Private Healthcare Services

Not sure how the private healthcare system operates in Ireland? The summary below will give you a good understanding of how the market works and how the health insurers must provide their services.

Overview – Private Health Insurers

Vhi Healthcare is the largest provider of voluntary private health insurance. It is a statutory body whose board is appointed by the Minister for Health. The other health insurers are; Laya Healthcare, formerly QUINN-healthcare, Irish Life Health (formerly Aviva Health / GloHealth). There are a small number of ‘restricted membership undertakings’ that deal only with particular groups of employees such as the Gardai, Prison Officers etc.. Approximately 2,400,000 people hold private health insurance and having this cover doesn’t preclude you from your entitlements under the public healthcare system. However, many citizens prefer to go privately when accessing medical care.

Using private health insurance

Health insurance is used to pay for private care in hospital or from various health professionals in hospitals or in their practices. Most companies operate direct payment agreements for all in-patient and day-case treatment. For out-patient treatments, you pay the expensel yourself and then claim from the health insurance company at year end. Cover for these ‘out-patient’ expenses depends on the plan held. For example, many of the earlier plans provide little cover for these expenses whereas the latest corporate plans tend to provide guaranteed refunds subject to certain limits, e.g. 50%.

Risk equalisation

Risk equalisation is a process that aims to equitably neutralise differences in insurers' costs that arise due to variations in the health status of their members. All consumers pay health insurance levies as part of their premium which are used to fund our risk equalisation system through a complicated system of health insurance tax credits.

Tax relief

It was announced in 2013 that the amount of tax relief allowable on health insurance premium would be limited to €200 for adults and €100 for children (including students aged 18–23 years in full-time education). This change applied to all new and renewing policies effective from 16 October 2013. This is subject to change and should always be checked with the relevant tax authority.

Regulation of health insurance in Ireland

All private health insurance providers must be registered with the Health Insurance Authority and also the Central Bank of Ireland depending on their authorisation status. The Central Bank ensures that certain prudential requirements are adhered to - these are requirements that apply generally to all insurance and financial services companies and relate to matters like their financial operation, minimum solvency levels and their investment policies.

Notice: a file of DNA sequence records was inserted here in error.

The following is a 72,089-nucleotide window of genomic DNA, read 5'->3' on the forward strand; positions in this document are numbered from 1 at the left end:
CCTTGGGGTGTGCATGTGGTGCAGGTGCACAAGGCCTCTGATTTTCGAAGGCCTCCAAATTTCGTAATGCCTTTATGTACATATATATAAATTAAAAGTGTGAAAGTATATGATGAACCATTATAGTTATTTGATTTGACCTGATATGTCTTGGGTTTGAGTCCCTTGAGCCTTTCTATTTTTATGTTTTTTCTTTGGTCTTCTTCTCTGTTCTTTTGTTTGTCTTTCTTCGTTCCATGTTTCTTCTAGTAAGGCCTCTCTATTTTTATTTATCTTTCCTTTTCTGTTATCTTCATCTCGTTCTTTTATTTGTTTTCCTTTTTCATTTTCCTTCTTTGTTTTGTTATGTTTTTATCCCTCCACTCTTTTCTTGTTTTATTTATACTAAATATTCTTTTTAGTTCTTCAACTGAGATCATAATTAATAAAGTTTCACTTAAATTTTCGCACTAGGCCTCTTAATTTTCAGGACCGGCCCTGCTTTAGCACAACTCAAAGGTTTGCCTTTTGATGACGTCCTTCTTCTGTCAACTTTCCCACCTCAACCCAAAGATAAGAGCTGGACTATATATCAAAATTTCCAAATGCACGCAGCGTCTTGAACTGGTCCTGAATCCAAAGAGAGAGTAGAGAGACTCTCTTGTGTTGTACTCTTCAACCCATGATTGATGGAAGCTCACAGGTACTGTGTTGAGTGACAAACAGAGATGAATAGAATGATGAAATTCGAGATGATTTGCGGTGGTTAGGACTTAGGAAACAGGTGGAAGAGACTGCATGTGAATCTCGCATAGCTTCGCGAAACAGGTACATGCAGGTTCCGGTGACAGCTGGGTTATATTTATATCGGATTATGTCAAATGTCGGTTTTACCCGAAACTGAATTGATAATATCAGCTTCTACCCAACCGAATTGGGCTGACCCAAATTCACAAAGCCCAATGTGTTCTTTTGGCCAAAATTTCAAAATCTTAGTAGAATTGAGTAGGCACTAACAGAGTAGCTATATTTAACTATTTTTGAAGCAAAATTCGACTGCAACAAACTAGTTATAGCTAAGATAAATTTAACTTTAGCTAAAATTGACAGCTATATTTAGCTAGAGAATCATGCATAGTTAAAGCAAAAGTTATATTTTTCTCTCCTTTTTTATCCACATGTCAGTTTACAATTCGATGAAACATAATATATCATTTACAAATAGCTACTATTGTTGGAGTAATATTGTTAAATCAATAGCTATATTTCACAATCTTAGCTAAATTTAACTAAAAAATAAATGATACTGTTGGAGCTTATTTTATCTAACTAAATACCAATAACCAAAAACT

Minimum Benefits for Private Health Insurance

At present, companies that are offering cover for in-patient hospital services must offer a minimum level of benefits in respect of:

  • Day care / in-patient treatment
  • Hospital out-patient treatment
  • Maternity benefits
  • Convalescence
  • Psychiatric treatment and substance abuse

The minimum accommodation level is semi-private in a public hospital.

Companies are allowed to offer contracts limited to certain health services, e.g., dental and optical services, without being subject to the general requirements about community rating, open enrolment and lifetime cover. They may also offer contracts in relation to GP and out-patient services without having to meet minimum benefit requirements.

Open enrolment for Private Health Insurance

Health insurance companies must offer cover to everyone who wishes to join, subject to any applicable waiting periods before cover takes effect, regardless of age, gender or health status. This is known as "open enrolment".

Lifetime cover for Private Health Insurance

Once you join and continue to pay your premiums, the insurance company must offer to renew your cover each year subject to the same terms and conditions as other members, i.e. they cannot refuse to provide you with cover. This is called "lifetime cover".

Community rating for Private Health Insurance

"Community rating" means that the insurance company must charge the same rate for a given level of cover, regardless of age, gender or health status. It is the opposite to ‘risk-rating’ which applies in the motor industry. The legislation permits discounts for certain categories such as dependents aged under 18 or full-time students aged 18 to 23.

Waiting periods for all New Members

Initial waiting periods

Health insurers cannot risk-rate the premium, but they are entitled to apply an initial waiting period before private health insurance cover becomes effective:

Waiting period before private health insurance cover becomes effective

Age Waiting period
under 55 26 weeks
55-64 26 weeks
65 or over 26 weeks

Pre-existing conditions

In addition, the health insurer is allowed to exclude cover for any in-patient treatment of pre-existing conditions that are present on joining. This is to prevent people only joining when they have been diagnosed with an illness and now require medical treatment.

Waiting times for pre-existing medical conditions

Age at enrolmentWaiting period
under 55 5 years
55-59 5 years
over 60 5 years

If you have an existing condition but are treatment, drug and symptom free and this is supported by medical evidence, pre-existing conditions may be covered by the health insurers.  If in any doubt, this must always be checked with your preferred insurer prior to joining.  All claims are assessed based on the medical evidence provided and may be subject to review by the medical panel appointed by the health insurer.

Private Hospitals in Ireland

Click here for full details on the main private hospitals in Ireland including their location and full contact details.

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